Natural plant compound berberine eased PF symptoms in mouse model

Studies have shown compound may aid pneumonia, lung infections, COPD

Steve Bryson, PhD avatar

by Steve Bryson, PhD |

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An oversized hand holds a mouse alongside a rack of filled vials.

Berberine, a naturally occurring plant compound, eased the signs and symptoms of pulmonary fibrosis (PF) in a mouse model where the disease was triggered by exposing animals to fine particulate matter found in air pollution.

The findings “offer novel insights into the mechanisms underlying the beneficial effects of [berberine] in alleviating pulmonary fibrosis,” the researchers wrote in “Berberine hydrochloride ameliorates PM2.5-induced pulmonary fibrosis in mice through inhibiting oxidative stress and inflammatory,” which was published in Chemico-Biological Interactions.

In PF, scarring, or fibrosis, of the lungs can cause symptoms such as shortness of breath and a dry, hacking cough. In most cases, the underlying cause of lung scarring isn’t known and here the form of the disease is referred to as idiopathic PF. Various autoimmune disorders, certain infections, or exposure to air pollution can also trigger the disease.

Fine particulate matter is a source of air pollution that contributes to lung disease, including PF. Such particulates are tiny, with a diameter equal to or smaller than 2.5 micrometers (PM2.5), which is about 30 times smaller than a strand of human hair. Sources of PM2.5 include smokestacks or fires, construction sites, and pollutants from power plants, industries, and automobiles.

Berberine is found in plants and has been shown to have anti-inflammatory, antioxidant, and anti-fibrotic properties. Studies suggest it may offer benefits for certain lung conditions, such as pneumonia, lung infections, and chronic obstructive pulmonary disease (COPD), leading researchers in China to investigate its mode of action and protective effects in a mouse model where PF was induced by exposing the animals to PM2.5.

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Triggering PF with PM2.5

Healthy mice were randomly assigned to pretreatment with berberine (50 mg/kg) via a feeding tube or water for 45 days. On day three, mice in the berberine and water, or control, groups started receiving a drip of PM2.5 suspension into the lungs once every three days for 15 times to trigger PF. Some animals were instead given a drip of saline solution as a control. Animal tissues were evaluated on day 45.

Compared with the unexposed, untreated control group, mice given PM2.5 had significantly heavier lungs and a higher ratio of lung weight to body weight. The berberine treatment significantly reversed these effects, suggesting “[berberine] pretreatment may improve PM2.5-induced pulmonary edema [swelling],” the researchers wrote.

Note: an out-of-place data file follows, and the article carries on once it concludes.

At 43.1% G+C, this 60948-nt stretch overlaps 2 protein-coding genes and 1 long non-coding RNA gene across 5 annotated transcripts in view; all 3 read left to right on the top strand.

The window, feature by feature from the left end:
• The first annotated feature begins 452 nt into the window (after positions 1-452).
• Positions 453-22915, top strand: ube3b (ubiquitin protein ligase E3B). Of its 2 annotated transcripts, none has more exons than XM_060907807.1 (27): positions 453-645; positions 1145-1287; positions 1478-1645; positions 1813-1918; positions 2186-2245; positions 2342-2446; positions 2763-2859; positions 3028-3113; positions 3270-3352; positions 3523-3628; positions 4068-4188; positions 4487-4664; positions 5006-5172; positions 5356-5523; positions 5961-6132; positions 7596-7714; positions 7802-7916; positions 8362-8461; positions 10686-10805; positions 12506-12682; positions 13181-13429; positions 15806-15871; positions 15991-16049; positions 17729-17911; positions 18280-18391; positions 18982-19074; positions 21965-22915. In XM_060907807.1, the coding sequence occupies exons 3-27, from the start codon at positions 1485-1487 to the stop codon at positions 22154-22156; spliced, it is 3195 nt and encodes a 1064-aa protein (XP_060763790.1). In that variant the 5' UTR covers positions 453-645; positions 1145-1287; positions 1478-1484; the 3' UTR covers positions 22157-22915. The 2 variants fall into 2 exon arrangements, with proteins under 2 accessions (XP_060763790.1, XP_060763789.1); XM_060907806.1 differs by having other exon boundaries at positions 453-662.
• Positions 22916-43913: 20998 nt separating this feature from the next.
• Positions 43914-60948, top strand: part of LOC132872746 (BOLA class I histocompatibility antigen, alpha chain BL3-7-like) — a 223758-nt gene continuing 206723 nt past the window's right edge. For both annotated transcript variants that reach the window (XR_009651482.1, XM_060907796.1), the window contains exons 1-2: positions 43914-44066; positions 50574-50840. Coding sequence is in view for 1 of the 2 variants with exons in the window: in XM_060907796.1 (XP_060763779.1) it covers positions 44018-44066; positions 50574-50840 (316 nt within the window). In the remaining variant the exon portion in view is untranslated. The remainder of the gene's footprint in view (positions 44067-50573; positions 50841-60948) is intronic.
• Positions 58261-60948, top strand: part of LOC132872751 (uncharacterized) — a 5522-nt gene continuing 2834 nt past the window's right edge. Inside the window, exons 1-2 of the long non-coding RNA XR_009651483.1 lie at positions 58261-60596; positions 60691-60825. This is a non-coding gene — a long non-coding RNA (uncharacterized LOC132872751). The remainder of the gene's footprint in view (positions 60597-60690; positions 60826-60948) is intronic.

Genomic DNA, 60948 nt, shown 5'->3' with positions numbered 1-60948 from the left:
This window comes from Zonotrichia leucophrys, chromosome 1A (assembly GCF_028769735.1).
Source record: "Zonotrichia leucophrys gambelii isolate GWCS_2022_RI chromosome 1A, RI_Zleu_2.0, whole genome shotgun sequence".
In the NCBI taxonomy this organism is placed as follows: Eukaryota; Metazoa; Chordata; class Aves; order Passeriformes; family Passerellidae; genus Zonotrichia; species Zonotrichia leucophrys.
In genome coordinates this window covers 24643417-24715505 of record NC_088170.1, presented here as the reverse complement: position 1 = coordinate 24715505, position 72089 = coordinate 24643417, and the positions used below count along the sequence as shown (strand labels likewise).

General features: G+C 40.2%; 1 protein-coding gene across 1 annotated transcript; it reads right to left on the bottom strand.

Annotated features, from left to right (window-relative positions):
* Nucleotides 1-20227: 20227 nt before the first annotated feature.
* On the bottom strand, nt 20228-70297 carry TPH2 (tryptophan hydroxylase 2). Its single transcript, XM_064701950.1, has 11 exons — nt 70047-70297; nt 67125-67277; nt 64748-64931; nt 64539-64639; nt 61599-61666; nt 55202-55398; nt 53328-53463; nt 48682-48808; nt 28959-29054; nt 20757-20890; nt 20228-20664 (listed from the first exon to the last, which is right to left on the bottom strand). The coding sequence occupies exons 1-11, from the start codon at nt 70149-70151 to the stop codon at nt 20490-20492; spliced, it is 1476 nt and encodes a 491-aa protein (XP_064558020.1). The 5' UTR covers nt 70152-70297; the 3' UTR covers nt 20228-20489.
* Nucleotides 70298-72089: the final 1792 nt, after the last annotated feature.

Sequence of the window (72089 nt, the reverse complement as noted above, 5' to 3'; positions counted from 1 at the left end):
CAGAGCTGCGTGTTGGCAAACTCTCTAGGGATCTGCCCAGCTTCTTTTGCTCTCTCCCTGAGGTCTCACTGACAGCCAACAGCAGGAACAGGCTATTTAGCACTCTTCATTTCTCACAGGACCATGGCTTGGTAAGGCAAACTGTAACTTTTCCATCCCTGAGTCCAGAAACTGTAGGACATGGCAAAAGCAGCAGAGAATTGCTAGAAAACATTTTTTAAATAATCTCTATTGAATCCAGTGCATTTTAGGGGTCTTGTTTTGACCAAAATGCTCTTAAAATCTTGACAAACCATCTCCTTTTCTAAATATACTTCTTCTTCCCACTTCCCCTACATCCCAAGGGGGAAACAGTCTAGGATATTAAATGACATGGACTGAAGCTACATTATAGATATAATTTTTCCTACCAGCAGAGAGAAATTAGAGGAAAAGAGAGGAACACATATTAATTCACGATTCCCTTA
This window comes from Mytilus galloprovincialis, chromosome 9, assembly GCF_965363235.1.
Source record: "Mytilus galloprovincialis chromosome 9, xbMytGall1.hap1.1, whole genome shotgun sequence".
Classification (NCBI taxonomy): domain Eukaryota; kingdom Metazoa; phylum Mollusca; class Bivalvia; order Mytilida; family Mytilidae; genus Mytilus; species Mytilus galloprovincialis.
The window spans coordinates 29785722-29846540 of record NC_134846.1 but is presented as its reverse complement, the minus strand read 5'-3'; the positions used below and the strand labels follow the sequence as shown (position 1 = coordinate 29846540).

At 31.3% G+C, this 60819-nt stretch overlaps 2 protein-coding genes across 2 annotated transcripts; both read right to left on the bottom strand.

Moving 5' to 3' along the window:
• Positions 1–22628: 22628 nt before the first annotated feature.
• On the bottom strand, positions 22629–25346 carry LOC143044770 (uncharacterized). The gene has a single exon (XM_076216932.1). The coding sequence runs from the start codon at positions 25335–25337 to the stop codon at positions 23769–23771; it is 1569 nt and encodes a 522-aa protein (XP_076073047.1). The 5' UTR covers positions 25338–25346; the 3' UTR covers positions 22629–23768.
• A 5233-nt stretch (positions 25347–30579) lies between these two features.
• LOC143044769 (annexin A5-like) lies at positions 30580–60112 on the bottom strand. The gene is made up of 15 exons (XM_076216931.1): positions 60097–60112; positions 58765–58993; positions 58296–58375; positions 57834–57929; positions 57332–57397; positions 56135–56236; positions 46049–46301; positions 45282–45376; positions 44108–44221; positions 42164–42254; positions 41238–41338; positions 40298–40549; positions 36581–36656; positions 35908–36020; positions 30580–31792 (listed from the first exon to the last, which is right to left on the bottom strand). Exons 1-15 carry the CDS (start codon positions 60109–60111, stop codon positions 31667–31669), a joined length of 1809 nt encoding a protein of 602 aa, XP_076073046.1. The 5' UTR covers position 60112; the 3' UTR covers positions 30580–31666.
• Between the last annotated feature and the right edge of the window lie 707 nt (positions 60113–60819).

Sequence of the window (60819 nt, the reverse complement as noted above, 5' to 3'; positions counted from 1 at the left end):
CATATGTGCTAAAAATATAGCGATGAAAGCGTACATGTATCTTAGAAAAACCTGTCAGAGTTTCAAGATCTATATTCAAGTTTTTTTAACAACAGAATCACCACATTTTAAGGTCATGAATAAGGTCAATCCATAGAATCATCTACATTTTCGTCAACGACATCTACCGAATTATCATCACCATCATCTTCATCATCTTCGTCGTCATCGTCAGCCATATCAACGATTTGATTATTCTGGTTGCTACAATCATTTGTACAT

A close examination of lung tissues revealed PM2.5 exposure caused the walls around the tiny air sacs in the lungs where gas exchanges take place, or alveoli, to thicken. This was accompanied by the loss of some alveoli. In comparison, lung tissues from unexposed control mice and those treated with berberine appeared normal. Treatment also decreased fibrosis and deposits of collagen, a protein compound of scar tissue.

Levels of inflammatory immune cells in blood and lung tissue were significantly higher in the PM2.5 group than the control group. With berberine, the number of these cells in the bloodstream and lung tissues dropped significantly. Likewise, elevated levels of lactate dehydrogenase, a marker of tissue damage, were reduced with berberine pretreatment.

Berberine’s effect on oxidative stress

Oxidative stress plays a major role in PF. It’s caused by an imbalance between the production of toxic reactive oxygen species (ROS) and the cells’ ability to neutralize them with antioxidants.

Mice in the PM2.5 group had lower levels of antioxidant molecules compared with unexposed mice. With berberine pre-treatment, the levels of these markers were similar to healthy controls.

“These experimental results indicate that PM2.5 exposure induces oxidative stress in the lung tissue of mice, while [berberine] pretreatment can counteract the oxidative stress induced by PM2.5,” the researchers wrote.

Berberine also ameliorated active inflammatory processes by reducing the levels of pro-inflammatory immune signaling proteins, including interleukin-6, interleukin 1-beta, and TNF-alpha. Markers of programmed cell death (apoptosis) and the levels of TGF-beta, a key pro-fibrotic molecule, were also reduced with berberine.

The researchers discovered berberine activated the PPAR-gamma pathway, which was suppressed by PM2.5 exposure. Activating PPAR-gamma mitigated oxidative stress and inflammatory-mediated lung injury, the researchers said.

“This study provides confirmation that exposure to PM2.5 leads to lung tissue fibrosis in mice, and [berberine] can activate PPAR-[gamma] to ameliorate PM2.5-induced pulmonary fibrosis,” wrote the researchers, who said the finding offers new paths for developing substances to prevent pulmonary fibrosis induced by PM2.5.